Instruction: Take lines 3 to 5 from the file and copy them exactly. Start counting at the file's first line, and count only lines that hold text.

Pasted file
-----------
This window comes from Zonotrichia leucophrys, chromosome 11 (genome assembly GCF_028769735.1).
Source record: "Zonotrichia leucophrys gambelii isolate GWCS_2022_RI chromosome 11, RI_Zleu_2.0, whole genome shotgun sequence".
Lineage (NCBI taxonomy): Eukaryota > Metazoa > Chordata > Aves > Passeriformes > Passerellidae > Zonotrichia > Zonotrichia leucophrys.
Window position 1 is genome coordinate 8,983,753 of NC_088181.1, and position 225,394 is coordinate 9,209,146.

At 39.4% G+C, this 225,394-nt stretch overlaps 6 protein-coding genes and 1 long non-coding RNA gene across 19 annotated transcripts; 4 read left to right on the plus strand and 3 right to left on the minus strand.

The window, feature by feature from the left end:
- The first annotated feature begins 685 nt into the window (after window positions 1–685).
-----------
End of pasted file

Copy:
Lineage (NCBI taxonomy): Eukaryota > Metazoa > Chordata > Aves > Passeriformes > Passerellidae > Zonotrichia > Zonotrichia leucophrys.
Window position 1 is genome coordinate 8,983,753 of NC_088181.1, and position 225,394 is coordinate 9,209,146.

At 39.4% G+C, this 225,394-nt stretch overlaps 6 protein-coding genes and 1 long non-coding RNA gene across 19 annotated transcripts; 4 read left to right on the plus strand and 3 right to left on the minus strand.